November 9, 2023

Experts' Advice: How to Cultivate Healthy Relationships

What makes a healthy relationship? Our experts share how to expand awareness of yourself and others in order to improve relationships and lead a more satisfying emotional life.

Experts’ Advice: How to Cultivate Healthy Relationships

Healthy relationships are one of the key elements of a satisfying emotional life–and also one of the top areas in which people struggle. It takes a lot of awareness of both the self and others to cultivate healthy relationships. In order to help you begin to explore how to improve your relationships, we asked our experts to share their advice. 

What advice do you have for how to cultivate a healthy relationship?

Robert Cloninger, MD

To cultivate a healthy relationship, you must begin by learning to know and accept who you are. Unless we like ourselves, it is impossible to establish a healthy relationship with others.  If you feel you are not lovable, how can you give authentic and healthy forms of love to others? Rather than cultivating healthy relationships with others, the result is that you will instead try to dominate others or allow yourself to be dominated by them.  

Fortunately, when you begin to observe yourself with compassion, you will recognize that no one is perfect but that we are all capable of learning to recognize what gives us authentic and lasting satisfaction.  When we practice the things that give us lasting satisfaction, we learn to accept ourselves. Often this involves acts of service done out of kindness without any expectation of recognition or reciprocity.  

The good news is that acts of kindness are contagious in a healthy way—it is the way to cultivate healthy relationships. As an experiment, make five acts of kindness in a single day, and then observe how you feel afterwards. You may want to continue the practice if you find it to be satisfying!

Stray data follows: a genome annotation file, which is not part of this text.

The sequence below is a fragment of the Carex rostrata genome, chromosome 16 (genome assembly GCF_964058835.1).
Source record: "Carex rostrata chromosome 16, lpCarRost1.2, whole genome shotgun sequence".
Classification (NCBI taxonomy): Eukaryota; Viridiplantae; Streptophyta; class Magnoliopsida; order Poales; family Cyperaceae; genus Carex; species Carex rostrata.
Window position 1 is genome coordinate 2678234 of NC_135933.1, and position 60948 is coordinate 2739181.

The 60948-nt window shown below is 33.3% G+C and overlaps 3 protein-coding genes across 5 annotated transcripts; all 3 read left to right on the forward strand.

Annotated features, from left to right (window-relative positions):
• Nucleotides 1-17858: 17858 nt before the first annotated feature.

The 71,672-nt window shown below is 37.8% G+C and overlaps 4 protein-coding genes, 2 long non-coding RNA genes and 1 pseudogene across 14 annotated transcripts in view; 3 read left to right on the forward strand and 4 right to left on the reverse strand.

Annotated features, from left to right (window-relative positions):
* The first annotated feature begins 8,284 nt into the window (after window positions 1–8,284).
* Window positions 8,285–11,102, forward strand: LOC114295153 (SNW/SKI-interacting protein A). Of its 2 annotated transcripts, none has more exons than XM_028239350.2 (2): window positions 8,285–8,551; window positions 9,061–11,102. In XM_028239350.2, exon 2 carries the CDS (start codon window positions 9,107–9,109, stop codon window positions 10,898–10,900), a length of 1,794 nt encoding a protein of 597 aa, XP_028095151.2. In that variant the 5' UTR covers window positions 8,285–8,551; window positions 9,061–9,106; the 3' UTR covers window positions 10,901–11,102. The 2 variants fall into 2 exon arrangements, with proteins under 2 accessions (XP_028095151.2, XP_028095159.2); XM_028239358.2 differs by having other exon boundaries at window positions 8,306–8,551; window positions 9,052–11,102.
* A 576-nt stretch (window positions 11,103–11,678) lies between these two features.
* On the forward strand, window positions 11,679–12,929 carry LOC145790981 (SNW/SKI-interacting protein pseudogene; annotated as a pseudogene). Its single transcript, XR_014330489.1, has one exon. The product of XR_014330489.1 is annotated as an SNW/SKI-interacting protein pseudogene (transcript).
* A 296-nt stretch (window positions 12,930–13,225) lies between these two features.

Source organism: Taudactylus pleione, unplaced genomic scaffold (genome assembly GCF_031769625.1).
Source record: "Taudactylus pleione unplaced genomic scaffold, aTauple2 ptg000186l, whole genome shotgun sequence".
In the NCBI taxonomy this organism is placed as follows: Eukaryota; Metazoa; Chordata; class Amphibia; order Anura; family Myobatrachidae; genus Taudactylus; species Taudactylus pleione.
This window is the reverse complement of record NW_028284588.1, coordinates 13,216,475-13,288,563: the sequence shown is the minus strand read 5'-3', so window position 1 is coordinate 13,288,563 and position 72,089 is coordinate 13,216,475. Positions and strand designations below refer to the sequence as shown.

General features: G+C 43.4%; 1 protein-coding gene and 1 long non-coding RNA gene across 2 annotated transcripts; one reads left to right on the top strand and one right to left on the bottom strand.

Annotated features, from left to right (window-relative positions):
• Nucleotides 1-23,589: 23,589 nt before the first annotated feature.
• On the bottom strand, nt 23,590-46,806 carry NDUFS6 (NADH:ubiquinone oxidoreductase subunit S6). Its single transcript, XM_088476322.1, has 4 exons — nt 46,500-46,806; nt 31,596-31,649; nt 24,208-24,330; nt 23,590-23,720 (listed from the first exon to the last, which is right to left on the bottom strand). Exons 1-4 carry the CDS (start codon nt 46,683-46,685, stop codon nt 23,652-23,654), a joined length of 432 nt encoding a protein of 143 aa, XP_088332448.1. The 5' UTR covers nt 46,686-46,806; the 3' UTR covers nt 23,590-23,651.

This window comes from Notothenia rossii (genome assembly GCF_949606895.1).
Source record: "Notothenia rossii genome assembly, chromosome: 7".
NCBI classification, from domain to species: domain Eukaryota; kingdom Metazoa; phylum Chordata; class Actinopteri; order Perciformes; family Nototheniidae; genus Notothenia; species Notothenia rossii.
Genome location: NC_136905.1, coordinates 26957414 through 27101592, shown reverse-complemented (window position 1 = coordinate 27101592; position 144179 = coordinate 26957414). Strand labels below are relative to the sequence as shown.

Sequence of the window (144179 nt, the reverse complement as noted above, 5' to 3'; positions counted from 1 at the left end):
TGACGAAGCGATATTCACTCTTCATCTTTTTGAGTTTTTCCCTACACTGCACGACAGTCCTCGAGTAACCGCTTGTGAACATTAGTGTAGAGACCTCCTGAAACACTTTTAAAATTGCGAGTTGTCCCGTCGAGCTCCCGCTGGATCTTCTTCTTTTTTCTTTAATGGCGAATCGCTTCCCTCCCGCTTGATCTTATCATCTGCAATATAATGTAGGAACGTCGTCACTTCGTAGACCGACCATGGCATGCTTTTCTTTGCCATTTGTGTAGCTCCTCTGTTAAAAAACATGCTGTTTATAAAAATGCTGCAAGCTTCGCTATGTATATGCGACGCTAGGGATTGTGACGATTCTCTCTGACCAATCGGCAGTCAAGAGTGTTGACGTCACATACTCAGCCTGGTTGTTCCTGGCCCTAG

Christina Mengert, PhD

I think it is important to enter into a relationship with a sense of alterity; that is, recognition and respect for the fact that the other person is, actually, another person, with a different history, different experiences, and different ways of seeing the world. 

It’s so easy to just assume that others see the world, or should see the world, the same way we do—which, while natural, is often a problem for our relationships. We really can’t expect people to see things the same way we do, which is why listening and honest communication are essential. 

In our relationships, we are encountering another human being, and likewise, we are being encountered by another, which is a tremendous opportunity for us to grow in awareness both of ourselves and of the whole spectrum of human thought and behavior, and consequently, to grow in compassion and love, which is a strong foundation on which to build any relationship. 

Sita Kedia, MD

Two things come to mind for cultivating a healthy relationship: healthy communication and trust. To have healthy communication, we need to be present and actively listening. We live our lives constantly distracted from external stimuli. These stimuli prevent us from being present when communicating with another. When talking to someone, put your phone down, turn off the computer or TV, make eye contact and be attentive. Use both your verbal and non-verbal skills to communicate.